HONG KONG — Hundreds of people were missing on Tuesday after a billion-dollar hydropower dam that was under construction in Laos collapsed, killing several people and displacing more than 6,600 others, a state news agency said.
KPL, the official Lao news agency, reported that the Xe-Pian Xe-Namnoy hydroelectric dam collapsed at 8 p.m. on Monday, releasing five billion cubic meters of water (roughly 175 billion cubic feet) and sweeping away homes in the southern province of Attapeu, which lies along the country’s border with Vietnam and Cambodia. The agency did not give an exact death toll.
Heavy rain and flooding caused the collapse, according to a South Korean engineering and construction company that Reuters said was building the dam.
The company, SK Engineering & Construction Co., has sent helicopters, boats and personnel to aid rescue operations, the South Korean Foreign Ministry said in a statement.
“We are running an emergency team and planning to help evacuate and rescue residents in villages near the dam,” a spokesman for SK Engineering, known as SK E&C, told Reuters by telephone.
Prime Minister Thongloun Sisoulith of Laos suspended a government meeting and led members of his cabinet to monitor rescue and relief efforts around the collapsed dam, the KPL agency reported on Tuesday.
Laos is a landlocked authoritarian state and one of the poorest countries in Asia.The 410-megawatt dam was being built as a joint venture of the Xe-Pian Xe-Namnoy Power Company, SK E&C and several other companies, the KPL agency said. Construction began in 2013, KPL reported.
SK E&C is an affiliate of SK Group, one of South Korea’s largest business conglomerates. SK E&C has built power plants at home and abroad.
The dam was expected to begin operating by 2019 and to generate approximately 1,879 gigawatt hours of electricity a year, the Xe-Pian Xe-Namnoy Power Company says on its website. Ninety percent of the electricity would be sold to neighboring Thailand, and the other 10 percent within Laos, the company says.
The phone lines of the Xe-Pian Xe-Namnoy Power Company’s two offices in Laos were either busy or rang unanswered on Tuesday.
The dam was designed to generate electricity from water that has been diverted from three rivers — the Houay Makchanh, the Xe-Namnoy and the Xe-Pian — in the southern Laotian province of Champasack. The Xe-Pian Xe-Namnoy Power Company says on its website that water from the project would be discharged into the Xe Kong River before it flows into the Mekong.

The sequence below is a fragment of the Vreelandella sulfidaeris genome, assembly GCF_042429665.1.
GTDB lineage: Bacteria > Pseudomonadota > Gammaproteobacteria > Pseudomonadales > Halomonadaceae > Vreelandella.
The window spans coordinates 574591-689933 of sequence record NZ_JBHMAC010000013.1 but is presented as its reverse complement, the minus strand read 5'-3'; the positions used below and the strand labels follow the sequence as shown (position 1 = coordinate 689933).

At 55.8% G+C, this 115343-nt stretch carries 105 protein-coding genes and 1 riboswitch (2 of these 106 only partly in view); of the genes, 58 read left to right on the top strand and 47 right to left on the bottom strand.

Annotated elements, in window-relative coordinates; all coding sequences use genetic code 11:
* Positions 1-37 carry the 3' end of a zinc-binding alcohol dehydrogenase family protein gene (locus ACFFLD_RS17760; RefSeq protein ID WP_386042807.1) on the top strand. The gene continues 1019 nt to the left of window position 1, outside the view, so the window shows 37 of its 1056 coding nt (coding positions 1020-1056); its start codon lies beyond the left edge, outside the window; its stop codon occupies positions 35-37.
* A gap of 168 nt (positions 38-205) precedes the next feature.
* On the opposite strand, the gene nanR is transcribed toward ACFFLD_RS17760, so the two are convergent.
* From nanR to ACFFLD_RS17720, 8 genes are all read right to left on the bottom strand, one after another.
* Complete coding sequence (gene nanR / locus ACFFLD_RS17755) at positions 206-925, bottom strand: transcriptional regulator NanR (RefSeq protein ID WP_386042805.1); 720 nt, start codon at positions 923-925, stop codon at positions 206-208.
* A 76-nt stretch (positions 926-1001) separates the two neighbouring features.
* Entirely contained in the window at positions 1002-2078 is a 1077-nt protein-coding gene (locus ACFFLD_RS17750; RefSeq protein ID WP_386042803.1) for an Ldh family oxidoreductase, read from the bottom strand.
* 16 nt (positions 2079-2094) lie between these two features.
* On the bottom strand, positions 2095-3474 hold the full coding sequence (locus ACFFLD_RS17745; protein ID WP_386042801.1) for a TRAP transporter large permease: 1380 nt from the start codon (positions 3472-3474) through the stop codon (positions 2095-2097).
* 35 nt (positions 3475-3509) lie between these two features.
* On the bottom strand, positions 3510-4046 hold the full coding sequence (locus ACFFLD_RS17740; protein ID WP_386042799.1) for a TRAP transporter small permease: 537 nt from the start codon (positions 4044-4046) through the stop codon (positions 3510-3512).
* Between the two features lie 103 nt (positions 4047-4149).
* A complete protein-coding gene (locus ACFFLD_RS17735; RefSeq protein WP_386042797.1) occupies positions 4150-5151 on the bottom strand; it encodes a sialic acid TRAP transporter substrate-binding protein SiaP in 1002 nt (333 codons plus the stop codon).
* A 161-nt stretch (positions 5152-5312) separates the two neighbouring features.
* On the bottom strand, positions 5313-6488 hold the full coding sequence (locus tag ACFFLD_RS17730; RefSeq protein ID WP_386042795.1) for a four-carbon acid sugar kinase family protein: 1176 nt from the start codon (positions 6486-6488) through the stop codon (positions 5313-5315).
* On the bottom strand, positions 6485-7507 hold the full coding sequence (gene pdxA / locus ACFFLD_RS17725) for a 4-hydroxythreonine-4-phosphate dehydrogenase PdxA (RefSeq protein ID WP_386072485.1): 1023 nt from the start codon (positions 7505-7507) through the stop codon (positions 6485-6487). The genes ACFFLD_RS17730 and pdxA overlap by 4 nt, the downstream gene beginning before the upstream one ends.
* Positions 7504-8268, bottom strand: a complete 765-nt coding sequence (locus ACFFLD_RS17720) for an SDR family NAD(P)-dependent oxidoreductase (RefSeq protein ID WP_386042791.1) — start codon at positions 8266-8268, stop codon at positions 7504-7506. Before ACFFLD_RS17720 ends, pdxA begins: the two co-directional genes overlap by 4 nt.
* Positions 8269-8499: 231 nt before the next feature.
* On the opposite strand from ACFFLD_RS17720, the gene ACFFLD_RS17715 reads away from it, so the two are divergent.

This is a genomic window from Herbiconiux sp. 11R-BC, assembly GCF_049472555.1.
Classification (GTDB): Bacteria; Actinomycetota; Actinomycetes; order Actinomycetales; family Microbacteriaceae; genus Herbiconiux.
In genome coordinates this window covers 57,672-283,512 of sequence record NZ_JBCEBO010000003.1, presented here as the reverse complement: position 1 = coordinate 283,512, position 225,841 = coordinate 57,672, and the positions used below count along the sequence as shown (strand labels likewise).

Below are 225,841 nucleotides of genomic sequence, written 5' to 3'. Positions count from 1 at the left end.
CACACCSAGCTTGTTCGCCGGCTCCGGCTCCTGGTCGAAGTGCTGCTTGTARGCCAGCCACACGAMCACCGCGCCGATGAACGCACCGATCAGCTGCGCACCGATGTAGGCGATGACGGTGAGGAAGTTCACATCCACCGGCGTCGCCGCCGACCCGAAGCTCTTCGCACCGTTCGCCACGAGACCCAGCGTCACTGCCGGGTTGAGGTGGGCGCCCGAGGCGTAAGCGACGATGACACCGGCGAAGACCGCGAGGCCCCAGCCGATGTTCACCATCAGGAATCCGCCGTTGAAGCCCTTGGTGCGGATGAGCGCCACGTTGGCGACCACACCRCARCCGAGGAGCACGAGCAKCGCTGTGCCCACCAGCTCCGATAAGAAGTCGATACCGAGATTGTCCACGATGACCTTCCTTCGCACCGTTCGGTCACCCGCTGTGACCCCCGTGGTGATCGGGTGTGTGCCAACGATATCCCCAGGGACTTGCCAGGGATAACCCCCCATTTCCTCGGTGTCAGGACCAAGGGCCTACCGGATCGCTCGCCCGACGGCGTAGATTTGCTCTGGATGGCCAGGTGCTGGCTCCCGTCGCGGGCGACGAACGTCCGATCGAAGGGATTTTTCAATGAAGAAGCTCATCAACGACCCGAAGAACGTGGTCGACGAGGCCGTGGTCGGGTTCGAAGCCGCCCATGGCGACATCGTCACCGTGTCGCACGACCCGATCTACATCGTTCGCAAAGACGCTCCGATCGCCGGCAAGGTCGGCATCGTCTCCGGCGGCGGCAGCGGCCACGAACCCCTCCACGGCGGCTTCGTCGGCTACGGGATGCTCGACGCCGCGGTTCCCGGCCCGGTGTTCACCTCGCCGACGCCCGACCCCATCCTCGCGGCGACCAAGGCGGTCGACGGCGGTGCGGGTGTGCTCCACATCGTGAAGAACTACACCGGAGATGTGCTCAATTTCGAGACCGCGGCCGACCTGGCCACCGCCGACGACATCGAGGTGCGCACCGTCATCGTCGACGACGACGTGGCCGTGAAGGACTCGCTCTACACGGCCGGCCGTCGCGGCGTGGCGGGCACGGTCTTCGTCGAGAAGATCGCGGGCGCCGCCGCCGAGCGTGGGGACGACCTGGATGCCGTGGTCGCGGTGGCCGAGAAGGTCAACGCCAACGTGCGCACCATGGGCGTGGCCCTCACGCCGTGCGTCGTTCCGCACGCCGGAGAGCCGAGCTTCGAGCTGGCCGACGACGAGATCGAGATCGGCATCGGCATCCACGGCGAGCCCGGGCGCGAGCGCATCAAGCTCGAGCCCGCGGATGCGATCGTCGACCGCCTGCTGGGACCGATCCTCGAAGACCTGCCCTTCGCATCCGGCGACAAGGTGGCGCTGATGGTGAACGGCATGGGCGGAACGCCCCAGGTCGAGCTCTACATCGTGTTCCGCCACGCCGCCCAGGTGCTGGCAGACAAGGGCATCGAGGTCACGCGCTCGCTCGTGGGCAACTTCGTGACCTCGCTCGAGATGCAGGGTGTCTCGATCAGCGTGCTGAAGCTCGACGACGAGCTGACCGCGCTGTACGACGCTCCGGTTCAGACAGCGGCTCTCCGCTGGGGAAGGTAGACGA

Hydropower dams are a major source of energy in Laos and elsewhere in Southeast Asia. But they are also controversial, in part because they often displace rural poor and cause severe impacts on fisheries and watersheds.
Last year, Radio Free Asia news service, funded by the United States government, reported that more than 100 families in three villages near the dam were facing forced eviction. R.F.A. quoted an unidentified resident as saying that villagers there did not want to move to the land the Laotian government had offered them as compensation, which they said was not suitable for farming.
In a 2013 letter to the Xe-Pian Xe-Namnoy Power Company, the advocacy group International Rivers said its staff had visited the resettlement zone for the dam and seen firsthand that people there were struggling “with a lack of access to sufficient food, water and land.”
“In addition, families have found that the shallow soil around their homes is inappropriate for growing vegetables, fruits or staple crops, and consistently attest to going hungry,” the letter said.
For years, one of the region’s most controversial hydropower projects was the Xayaburi dam, on the Mekong River in northern Laos.
Thailand is scheduled to buy nearly all of the Xayaburi dam’s electricity, and the Laotian government announced in 2012 that it would go ahead with the project, saying that it would generate billions of dollars in revenue.
But scientists have long worried that the Xayaburi dam would disturb spawning patterns and lead to the extinction of many species of fish, a main source of protein for millions of people along the Mekong. They also worry that it would embolden developers to proceed with other projects along the river, which flows from Laos into Cambodia and Vietnam.
The joint venture behind the dam that collapsed includes one company from Thailand — Ratchaburi Electricity Generating Holding — and two from South Korea: SK E&C and Korea Western Power Company.
Ratchaburi Electricity Generating Holding officials could not immediately be reached for comment on Tuesday.
On Tuesday, a spokesman for Korea Western Power said by telephone that its role in the consortium behind the Laos dam was to operate and manage the power plant after it was completed. The spokesman, who declined to provide his name, said the company had not been involved in the construction and had no immediate comment on Monday’s accident.
Korea Western Power Company runs a network of power plants in South Korea that burn coal, oil and liquefied natural gas to generate power. It has also helped build and operate power plants in India, Indonesia and other countries. The company has said it is negotiating a contract to build and operate another hydroelectric dam in Laos, in addition to the one that collapsed.
Choe Sang-Hun contributed reporting from Seoul, South Korea.
Orignially published in NYT.